Michael Knoll is the Theodore K. Warner Professor of Law at the University of Pennsylvania Law School, Professor of Real Estate at the Wharton School of the University of Pennsylvania, and Co-Director of the Center for Tax Law and Policy at the University of Pennsylvania. He also served as Deputy Dean of Penn Law from 2014 to 2016. Professor Knoll is an insightful commentator on how income tax laws affect business and investment decisions and a creative proponent of how those laws could be redesigned. Much of his recent research involves the application of finance principles to questions of international tax policy, especially the connection between taxation and competitiveness. Professor Knoll’s recent research includes writings on sovereign wealth funds, private equity, international tax arbitrage, the impact of the corporate income tax on the competitiveness of U.S. industries, and tax discrimination within the European Union and between the U.S. states.
- tax policy
- tax planning
- the application of finance to law
Many observers have asserted that the reduced corporate tax rate instituted by the 2017 Tax Cuts and Jobs Act (TCJA) has transformed entity choice for business owners, incentivizing owners of businesses structured as sole proprietorships or passthrough entities to incorporate their businesses and to use these new corporations as pocketbook investment vehicles to invest in and hold portfolio investments, substantially reducing wealthy individuals’ tax obligations and Treasury’s tax collections. This brief offers a different view, and discusses why predictions of widespread conversions to the corporate form at a substantial cost to the fiscal position of the U.S. are overstated. The brief explores the various purported tax advantages to incorporating, both when business owners are looking to invest substantial profits in portfolio assets, as well as when retained earnings are reinvested in the business and produce ordinary income.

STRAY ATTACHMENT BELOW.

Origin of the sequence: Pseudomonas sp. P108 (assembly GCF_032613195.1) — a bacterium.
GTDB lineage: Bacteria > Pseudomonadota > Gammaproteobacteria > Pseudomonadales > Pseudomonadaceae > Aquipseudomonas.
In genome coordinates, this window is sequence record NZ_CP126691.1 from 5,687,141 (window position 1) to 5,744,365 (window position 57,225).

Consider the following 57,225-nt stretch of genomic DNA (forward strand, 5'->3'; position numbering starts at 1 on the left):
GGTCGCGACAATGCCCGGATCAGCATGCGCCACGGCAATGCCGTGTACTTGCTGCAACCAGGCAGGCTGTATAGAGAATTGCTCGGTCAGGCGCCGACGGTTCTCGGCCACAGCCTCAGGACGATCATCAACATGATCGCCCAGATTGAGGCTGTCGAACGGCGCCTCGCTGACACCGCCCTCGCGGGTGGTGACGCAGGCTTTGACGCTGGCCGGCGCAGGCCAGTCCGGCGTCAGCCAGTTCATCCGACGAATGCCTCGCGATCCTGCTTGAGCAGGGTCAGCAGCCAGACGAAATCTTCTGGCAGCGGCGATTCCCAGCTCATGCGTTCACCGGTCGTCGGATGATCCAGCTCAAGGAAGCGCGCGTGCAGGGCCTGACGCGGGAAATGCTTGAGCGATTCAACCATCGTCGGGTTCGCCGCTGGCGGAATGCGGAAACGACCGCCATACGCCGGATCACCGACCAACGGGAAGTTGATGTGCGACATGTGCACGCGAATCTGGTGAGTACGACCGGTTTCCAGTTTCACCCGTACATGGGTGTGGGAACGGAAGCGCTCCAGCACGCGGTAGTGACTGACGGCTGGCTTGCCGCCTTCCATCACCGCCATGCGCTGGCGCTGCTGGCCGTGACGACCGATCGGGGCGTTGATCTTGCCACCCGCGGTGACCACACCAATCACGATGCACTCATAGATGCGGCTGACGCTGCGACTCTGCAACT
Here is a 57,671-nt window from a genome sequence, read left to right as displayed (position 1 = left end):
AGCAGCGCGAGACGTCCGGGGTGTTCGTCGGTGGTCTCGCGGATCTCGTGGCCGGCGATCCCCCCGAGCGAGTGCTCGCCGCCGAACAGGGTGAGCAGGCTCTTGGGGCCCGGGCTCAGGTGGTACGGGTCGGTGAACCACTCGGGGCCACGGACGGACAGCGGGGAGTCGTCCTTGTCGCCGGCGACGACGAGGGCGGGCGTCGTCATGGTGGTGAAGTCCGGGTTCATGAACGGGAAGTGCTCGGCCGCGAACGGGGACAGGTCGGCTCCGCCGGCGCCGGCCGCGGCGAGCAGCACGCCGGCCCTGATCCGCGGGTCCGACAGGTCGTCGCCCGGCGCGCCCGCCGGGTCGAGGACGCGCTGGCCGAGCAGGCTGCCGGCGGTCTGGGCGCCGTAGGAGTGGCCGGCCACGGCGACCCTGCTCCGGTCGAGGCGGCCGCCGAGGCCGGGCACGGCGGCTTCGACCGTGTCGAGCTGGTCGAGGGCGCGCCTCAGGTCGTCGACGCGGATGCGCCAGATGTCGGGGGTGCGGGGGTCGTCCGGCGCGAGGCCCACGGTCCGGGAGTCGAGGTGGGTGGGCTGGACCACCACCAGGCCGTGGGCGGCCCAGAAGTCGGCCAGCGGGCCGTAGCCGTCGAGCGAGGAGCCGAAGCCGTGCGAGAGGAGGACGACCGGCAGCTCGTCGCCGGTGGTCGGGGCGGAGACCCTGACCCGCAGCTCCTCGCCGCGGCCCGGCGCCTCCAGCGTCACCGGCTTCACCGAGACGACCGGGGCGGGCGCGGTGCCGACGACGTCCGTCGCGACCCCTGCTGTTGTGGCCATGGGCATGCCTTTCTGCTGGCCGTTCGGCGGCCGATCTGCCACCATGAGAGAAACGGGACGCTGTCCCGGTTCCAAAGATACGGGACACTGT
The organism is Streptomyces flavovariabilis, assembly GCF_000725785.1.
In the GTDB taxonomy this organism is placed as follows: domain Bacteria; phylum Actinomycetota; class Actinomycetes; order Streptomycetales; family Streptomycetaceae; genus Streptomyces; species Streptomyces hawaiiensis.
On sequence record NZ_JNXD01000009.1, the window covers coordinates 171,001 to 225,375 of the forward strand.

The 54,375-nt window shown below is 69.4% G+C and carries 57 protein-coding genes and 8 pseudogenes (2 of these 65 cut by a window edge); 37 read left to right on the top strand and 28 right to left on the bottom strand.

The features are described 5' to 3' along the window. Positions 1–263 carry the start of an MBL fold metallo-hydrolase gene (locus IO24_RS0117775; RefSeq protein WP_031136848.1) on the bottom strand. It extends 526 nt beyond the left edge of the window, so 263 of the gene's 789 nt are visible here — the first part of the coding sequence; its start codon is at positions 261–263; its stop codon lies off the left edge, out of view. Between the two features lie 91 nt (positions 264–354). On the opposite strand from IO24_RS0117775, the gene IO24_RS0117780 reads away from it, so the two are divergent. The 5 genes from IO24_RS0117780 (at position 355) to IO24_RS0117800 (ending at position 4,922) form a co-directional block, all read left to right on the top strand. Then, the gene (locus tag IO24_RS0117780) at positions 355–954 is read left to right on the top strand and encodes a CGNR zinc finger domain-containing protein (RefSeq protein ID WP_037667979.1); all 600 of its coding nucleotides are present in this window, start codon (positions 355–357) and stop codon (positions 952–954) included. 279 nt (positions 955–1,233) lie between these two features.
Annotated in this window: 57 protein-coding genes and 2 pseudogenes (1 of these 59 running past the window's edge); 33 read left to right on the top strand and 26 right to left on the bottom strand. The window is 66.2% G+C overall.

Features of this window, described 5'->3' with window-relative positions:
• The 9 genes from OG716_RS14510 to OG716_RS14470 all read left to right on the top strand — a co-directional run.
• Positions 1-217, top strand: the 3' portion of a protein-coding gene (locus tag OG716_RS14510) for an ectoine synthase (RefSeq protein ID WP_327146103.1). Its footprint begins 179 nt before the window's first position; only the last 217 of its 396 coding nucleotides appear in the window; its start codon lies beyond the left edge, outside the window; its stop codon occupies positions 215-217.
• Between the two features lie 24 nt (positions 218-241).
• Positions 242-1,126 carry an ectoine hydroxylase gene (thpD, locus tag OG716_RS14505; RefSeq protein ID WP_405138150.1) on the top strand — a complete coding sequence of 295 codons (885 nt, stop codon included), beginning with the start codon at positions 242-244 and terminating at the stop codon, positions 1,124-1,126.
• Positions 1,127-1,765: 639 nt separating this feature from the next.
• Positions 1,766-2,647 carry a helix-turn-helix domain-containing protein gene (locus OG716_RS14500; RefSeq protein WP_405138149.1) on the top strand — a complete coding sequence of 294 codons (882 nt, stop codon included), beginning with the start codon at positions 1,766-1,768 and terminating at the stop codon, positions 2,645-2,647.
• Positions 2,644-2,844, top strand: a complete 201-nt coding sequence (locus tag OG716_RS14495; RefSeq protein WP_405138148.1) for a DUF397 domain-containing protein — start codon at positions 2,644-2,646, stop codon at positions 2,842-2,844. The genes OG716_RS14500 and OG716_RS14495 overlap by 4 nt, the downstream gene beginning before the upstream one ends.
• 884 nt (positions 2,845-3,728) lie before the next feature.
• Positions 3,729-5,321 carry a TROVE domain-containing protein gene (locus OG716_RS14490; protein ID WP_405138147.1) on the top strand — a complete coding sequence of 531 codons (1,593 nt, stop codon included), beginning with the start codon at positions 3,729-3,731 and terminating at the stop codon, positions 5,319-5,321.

A wave of corporate inversions by U.S. firms over the past two decades has generated substantial debate in academic, business, and policy circles. The core of the debate hinges on a couple of key economic questions: Do U.S. tax laws disadvantage U.S.-domiciled companies relative to their foreign competitors? And, if so, do inversions improve the competitiveness of U.S. multinational firms both abroad and at home? This brief summarizes both old and new research that views these questions through the lens of corporations’ global effective tax rates (ETRs), and finds that the stronger case seems to be that U.S.-domiciled corporations are often tax-disadvantaged and that they can improve their competitive position by inverting. Additional evidence also suggests that U.S. MNCs can increase their after-tax cash flow by inverting.
Other Policy Related Activities
U.S. International Trade Commission, Legal Advisor to Vice Chairman Anne Brunsdale, August 1986 ‐ March 1987
United States Court of Appeals for the Ninth Circuit, Law Clerk to Judge Alex Kozinski, January ‐ August 1986
U.S. International Trade Commission, Legal Advisor to Vice Chairman Susan Liebeler, October 1984 ‐ January 1986